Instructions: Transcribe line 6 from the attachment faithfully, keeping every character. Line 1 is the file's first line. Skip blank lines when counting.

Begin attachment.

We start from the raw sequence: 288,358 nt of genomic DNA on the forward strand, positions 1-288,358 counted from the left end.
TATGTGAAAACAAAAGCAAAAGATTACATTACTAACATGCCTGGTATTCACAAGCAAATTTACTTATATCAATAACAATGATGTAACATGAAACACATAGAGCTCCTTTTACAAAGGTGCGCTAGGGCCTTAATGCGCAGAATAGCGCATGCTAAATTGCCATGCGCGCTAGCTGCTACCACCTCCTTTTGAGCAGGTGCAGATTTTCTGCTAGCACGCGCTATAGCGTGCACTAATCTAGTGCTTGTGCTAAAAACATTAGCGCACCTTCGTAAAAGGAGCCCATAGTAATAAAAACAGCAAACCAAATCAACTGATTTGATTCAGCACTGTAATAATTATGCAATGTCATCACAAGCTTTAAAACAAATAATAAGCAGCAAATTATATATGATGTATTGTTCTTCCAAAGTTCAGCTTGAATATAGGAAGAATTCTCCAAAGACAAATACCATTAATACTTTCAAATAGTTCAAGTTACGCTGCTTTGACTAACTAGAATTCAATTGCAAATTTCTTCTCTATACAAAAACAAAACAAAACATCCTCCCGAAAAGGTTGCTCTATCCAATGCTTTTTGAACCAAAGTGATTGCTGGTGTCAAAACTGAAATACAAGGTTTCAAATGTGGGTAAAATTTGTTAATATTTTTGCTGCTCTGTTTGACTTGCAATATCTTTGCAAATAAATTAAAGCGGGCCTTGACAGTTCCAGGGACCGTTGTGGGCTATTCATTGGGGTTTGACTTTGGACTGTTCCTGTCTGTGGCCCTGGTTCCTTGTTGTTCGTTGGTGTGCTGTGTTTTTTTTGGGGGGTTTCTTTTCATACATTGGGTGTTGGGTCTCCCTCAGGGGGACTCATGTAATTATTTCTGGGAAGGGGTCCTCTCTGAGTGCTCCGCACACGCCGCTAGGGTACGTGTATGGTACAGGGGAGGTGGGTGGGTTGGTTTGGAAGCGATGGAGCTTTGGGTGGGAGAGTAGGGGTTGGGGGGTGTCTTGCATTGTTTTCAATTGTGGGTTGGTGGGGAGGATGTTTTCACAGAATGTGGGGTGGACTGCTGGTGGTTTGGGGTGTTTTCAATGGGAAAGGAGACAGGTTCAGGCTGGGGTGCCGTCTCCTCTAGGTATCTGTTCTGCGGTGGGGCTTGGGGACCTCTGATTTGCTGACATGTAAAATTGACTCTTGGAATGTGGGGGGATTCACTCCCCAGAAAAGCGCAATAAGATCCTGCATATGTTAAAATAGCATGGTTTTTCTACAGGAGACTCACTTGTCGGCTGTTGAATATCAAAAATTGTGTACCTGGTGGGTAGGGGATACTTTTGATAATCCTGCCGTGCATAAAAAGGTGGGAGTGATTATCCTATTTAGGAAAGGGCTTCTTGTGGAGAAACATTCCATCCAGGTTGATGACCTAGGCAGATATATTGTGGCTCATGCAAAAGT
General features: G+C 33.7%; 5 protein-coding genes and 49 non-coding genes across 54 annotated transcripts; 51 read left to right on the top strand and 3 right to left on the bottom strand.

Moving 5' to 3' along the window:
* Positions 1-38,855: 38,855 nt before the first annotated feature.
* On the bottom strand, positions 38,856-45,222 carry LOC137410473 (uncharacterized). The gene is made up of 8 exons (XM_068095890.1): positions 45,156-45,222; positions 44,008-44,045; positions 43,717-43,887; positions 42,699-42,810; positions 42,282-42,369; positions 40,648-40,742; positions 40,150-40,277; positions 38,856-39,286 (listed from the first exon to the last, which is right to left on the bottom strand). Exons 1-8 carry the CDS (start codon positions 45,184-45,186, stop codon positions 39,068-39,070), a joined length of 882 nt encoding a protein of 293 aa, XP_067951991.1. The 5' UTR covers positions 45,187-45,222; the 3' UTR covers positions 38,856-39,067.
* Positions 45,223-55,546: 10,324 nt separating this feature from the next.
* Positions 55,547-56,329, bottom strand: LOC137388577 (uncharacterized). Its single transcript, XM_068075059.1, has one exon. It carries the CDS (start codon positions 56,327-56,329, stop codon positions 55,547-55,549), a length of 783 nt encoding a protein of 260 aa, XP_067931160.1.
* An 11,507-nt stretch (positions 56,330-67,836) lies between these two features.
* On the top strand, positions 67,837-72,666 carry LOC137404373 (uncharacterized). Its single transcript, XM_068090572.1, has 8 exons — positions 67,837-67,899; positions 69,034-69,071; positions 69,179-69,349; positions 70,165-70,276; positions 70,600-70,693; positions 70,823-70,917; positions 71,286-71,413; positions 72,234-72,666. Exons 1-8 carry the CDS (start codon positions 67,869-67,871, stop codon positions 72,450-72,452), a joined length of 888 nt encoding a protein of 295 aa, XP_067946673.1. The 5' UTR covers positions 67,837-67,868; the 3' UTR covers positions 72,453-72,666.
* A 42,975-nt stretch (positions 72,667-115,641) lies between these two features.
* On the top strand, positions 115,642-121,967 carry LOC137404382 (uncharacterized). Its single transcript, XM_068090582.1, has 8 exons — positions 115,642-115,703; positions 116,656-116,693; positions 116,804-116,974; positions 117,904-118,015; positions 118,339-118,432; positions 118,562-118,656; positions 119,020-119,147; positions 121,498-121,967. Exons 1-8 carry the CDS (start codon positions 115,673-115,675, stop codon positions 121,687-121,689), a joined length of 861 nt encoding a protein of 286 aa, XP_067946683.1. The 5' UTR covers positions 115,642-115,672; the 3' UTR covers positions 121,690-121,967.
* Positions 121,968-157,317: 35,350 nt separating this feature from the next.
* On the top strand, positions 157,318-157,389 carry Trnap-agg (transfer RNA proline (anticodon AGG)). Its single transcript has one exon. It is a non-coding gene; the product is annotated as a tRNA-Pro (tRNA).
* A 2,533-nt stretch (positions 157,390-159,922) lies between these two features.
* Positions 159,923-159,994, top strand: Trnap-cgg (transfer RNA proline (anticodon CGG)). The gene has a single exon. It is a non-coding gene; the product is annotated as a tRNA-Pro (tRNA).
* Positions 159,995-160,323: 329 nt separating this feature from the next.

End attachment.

* On the bottom strand, positions 38,856-45,222 carry LOC137410473 (uncharacterized). The gene is made up of 8 exons (XM_068095890.1): positions 45,156-45,222; positions 44,008-44,045; positions 43,717-43,887; positions 42,699-42,810; positions 42,282-42,369; positions 40,648-40,742; positions 40,150-40,277; positions 38,856-39,286 (listed from the first exon to the last, which is right to left on the bottom strand). Exons 1-8 carry the CDS (start codon positions 45,184-45,186, stop codon positions 39,068-39,070), a joined length of 882 nt encoding a protein of 293 aa, XP_067951991.1. The 5' UTR covers positions 45,187-45,222; the 3' UTR covers positions 38,856-39,067.